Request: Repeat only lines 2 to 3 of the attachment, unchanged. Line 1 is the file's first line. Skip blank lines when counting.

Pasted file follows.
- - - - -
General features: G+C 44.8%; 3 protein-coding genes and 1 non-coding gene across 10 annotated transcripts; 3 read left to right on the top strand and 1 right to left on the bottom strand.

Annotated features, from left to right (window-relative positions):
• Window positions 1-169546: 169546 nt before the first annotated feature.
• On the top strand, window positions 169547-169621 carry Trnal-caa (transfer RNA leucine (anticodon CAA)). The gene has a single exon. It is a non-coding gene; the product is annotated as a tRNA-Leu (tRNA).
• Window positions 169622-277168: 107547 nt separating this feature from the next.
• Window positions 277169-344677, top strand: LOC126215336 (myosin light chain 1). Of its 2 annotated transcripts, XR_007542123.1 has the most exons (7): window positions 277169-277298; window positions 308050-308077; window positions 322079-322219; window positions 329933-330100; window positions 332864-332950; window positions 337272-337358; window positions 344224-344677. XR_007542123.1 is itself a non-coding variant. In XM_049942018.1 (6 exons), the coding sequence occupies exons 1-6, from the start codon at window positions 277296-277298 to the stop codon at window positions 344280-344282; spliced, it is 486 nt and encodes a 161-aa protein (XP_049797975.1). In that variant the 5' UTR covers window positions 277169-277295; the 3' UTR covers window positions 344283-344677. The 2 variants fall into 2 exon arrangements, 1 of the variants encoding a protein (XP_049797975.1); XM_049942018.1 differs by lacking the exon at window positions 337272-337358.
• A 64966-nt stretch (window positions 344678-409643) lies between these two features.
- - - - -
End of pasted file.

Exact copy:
Annotated features, from left to right (window-relative positions):
• Window positions 1-169546: 169546 nt before the first annotated feature.